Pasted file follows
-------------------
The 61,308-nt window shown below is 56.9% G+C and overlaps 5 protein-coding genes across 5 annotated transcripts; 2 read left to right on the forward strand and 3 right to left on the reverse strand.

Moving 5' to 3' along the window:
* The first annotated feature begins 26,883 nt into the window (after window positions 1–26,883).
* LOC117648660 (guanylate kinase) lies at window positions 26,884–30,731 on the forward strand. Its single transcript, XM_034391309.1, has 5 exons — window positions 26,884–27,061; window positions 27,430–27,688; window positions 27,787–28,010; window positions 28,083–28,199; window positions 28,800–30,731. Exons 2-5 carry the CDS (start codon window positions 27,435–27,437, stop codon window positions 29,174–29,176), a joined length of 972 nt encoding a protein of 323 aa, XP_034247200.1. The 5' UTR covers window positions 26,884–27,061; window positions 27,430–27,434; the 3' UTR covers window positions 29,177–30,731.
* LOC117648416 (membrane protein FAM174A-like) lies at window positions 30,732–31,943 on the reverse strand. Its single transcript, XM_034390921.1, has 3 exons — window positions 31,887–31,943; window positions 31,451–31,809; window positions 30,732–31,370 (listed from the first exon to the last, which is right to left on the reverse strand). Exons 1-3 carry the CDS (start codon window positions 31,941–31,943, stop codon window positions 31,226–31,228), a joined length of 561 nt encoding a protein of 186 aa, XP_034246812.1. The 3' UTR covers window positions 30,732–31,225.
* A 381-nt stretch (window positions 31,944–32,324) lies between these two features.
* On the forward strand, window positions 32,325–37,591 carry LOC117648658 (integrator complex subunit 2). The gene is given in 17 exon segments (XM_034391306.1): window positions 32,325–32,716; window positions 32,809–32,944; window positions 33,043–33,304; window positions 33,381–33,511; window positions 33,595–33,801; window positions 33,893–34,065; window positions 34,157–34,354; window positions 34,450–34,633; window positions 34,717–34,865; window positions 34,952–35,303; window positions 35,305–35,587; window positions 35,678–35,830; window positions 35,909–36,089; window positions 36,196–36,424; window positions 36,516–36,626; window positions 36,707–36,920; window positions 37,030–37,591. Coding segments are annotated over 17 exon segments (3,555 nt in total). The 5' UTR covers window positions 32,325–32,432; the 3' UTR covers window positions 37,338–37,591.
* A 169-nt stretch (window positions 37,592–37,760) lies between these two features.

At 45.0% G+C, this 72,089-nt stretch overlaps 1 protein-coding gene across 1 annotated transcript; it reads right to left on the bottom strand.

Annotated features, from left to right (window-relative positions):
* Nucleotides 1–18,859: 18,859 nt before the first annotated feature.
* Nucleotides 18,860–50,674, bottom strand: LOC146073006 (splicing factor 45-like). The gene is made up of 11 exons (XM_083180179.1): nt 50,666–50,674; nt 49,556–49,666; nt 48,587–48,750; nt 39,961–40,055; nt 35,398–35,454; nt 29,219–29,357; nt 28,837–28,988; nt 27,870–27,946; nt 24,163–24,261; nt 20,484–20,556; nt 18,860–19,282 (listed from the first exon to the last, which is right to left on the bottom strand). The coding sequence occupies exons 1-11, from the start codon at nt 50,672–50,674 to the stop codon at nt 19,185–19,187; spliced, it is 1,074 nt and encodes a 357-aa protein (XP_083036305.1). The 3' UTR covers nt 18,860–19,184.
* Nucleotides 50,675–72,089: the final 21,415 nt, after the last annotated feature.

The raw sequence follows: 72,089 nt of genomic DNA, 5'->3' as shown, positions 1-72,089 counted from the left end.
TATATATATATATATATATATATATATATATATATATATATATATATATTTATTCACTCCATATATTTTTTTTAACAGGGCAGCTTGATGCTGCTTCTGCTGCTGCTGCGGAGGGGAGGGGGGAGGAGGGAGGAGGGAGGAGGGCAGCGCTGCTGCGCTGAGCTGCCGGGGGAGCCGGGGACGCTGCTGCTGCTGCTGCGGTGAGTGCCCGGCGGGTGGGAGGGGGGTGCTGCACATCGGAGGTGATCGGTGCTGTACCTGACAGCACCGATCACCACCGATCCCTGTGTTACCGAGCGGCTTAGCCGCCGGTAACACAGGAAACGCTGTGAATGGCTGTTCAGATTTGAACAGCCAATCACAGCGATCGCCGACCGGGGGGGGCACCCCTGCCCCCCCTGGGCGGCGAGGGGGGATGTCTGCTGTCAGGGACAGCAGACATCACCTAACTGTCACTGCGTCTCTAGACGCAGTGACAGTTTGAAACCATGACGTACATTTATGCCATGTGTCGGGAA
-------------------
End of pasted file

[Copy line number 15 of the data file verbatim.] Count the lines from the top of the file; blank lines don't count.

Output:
TATATATATATATATATATATATATATATATATATATATATATATATATTTATTCACTCCATATATTTTTTTTAACAGGGCAGCTTGATGCTGCTTCTGCTGCTGCTGCGGAGGGGAGGGGGGAGGAGGGAGGAGGGAGGAGGGCAGCGCTGCTGCGCTGAGCTGCCGGGGGAGCCGGGGACGCTGCTGCTGCTGCTGCGGTGAGTGCCCGGCGGGTGGGAGGGGGGTGCTGCACATCGGAGGTGATCGGTGCTGTACCTGACAGCACCGATCACCACCGATCCCTGTGTTACCGAGCGGCTTAGCCGCCGGTAACACAGGAAACGCTGTGAATGGCTGTTCAGATTTGAACAGCCAATCACAGCGATCGCCGACCGGGGGGGGCACCCCTGCCCCCCCTGGGCGGCGAGGGGGGATGTCTGCTGTCAGGGACAGCAGACATCACCTAACTGTCACTGCGTCTCTAGACGCAGTGACAGTTTGAAACCATGACGTACATTTATGCCATGTGTCGGGAA